Katie and I went and saw this at the Nickelodeon Theater, and I honestly find this movie hard to talk about. It was well-done but such a strange plot, I don’t know where to start: In Spain during WWII, young Ofelia and her pregnant mother move into the home of her new stepfather, a violent general using a mansion as his HQ while battling rebel groups operating in the nearby woods. At the same time, a Faun and his fairies appear to Ofelia and inform her that she is actually the lost princess of the Underworld and has but a few days to prove that she is not too “mortal” to reclaim her throne. Slowly these two situations begin to merge in the escalating violence that surrounds them.
Excellent story, strong acting, a mind-bogglingly creative fantasy world, all tempered with some shockingly brutal violence. You know those scenes when something violent is about to happen and then the scene cuts away and you think “Man, I’m sure glad they didn’t show that…” Well, no such luck here. It is rough stuff. And the monster with the eyes in his hand is one of the most disturbing characters I have ever seen on film. This film definitely deserved all its accolades.
Our neighbor loaned us this one, and I wasn’t really pumped up to see it, but Katie wanted to watch it so we curled up on the couch and gave it a viewing. Ironically, I liked it a lot and Katie didn’t like it much at all. Her complaint was that it didn’t really tell us anything (to which I replied “That’s what encyclopedias are for.”) But I liked that it wasn’t heavy on the fact and was more of an artistic take on the facts (“impressionistic” was Katie’s word). It’s definitely “eye-candy” because the Oscar-winning costumes are very well done. However, all the talk about the use of modern music was really overblown in my opinion, because it wasn’t used throughout the whole film and when it WAS used it was used to good effect. Not a masterpiece, but not bad.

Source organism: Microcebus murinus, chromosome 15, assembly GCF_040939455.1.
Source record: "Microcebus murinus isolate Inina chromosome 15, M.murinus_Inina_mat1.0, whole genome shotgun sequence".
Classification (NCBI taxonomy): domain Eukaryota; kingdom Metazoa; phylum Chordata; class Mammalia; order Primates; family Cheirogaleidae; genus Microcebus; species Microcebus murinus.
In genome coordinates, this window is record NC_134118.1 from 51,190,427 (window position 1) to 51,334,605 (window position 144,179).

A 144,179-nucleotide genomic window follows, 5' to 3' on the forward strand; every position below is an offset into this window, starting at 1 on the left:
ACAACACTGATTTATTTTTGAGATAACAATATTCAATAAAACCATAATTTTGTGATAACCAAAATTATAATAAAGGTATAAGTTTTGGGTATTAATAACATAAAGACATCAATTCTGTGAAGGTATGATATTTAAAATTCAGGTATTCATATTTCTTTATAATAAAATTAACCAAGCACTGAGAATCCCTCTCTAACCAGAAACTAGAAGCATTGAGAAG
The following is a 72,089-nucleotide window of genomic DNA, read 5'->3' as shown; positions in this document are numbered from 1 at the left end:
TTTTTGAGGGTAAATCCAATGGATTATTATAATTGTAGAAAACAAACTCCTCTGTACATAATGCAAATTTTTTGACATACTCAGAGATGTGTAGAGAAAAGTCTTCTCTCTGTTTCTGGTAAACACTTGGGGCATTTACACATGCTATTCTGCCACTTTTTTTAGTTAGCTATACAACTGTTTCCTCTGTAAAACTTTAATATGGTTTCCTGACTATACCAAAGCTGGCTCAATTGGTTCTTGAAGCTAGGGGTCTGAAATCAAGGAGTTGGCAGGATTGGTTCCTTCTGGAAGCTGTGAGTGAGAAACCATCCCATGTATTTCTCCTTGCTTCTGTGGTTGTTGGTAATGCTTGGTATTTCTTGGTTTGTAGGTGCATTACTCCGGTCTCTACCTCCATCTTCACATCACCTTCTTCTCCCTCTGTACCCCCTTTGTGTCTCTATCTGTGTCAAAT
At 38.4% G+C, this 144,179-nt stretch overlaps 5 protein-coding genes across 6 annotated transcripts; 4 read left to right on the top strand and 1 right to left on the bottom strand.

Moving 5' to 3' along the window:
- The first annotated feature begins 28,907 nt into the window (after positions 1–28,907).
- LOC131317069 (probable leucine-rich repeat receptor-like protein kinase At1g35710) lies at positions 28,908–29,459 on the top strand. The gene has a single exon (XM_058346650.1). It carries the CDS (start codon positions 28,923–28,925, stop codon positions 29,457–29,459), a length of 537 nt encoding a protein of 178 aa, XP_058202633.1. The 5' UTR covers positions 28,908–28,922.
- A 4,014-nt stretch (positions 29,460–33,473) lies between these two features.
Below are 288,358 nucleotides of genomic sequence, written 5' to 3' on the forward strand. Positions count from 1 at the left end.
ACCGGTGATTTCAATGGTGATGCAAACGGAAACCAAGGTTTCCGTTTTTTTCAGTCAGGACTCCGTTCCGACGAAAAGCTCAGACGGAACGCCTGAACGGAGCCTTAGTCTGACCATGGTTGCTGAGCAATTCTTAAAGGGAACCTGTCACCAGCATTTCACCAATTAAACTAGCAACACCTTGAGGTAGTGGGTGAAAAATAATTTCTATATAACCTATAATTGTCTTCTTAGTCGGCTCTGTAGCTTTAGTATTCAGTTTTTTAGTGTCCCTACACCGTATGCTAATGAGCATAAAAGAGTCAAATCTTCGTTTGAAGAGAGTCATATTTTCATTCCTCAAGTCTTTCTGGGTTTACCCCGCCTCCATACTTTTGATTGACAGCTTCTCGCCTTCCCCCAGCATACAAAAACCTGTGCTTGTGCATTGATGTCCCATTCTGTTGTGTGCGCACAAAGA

I took the Somali guys to see this on opening night. Looked like a video game, was violent and gory, but I must say I enjoyed the heck out of it. Based on Frank Miller’s graphic novel, which in turn was loosely based on the actual Battle of Thermopylae in 480 BC. The real battle was of course not as cut-and-dry as the movies “us vs. them” mentality, nor did Xerxes army consist of so many monsters. Nor was there likely a bombastic rock score at intense moments. However, as a movie goes, these guys did Frank Miller right once again (after Sin City).
As for the dialogue, it worked fine for the simplistic take on the events in question, but it was like listening to a White House press conference: soldiers talking of giving their lives to ensure the freedom of others (though not of the Spartan’s own indentured class- that was left out of the plot), Queen’s telling the council of elders that “Freedom isn’t Free!” Kings proclaiming that the Spartans are ushering in a new era of peace and democracy based on logic that will replace the “world of mysticism” etc. (And this is especially interesting in that Xerxes commanded the invading Persian Army, and Persia is, of course, modern day Iraq. Interesting, no?). OK, all silly political speculations aside, the movie entertained me and that was enough for me.
This is a late review, so I’ll just say- Great flick. Awesome. Daniel Craig was awesome. See it. Really. See it.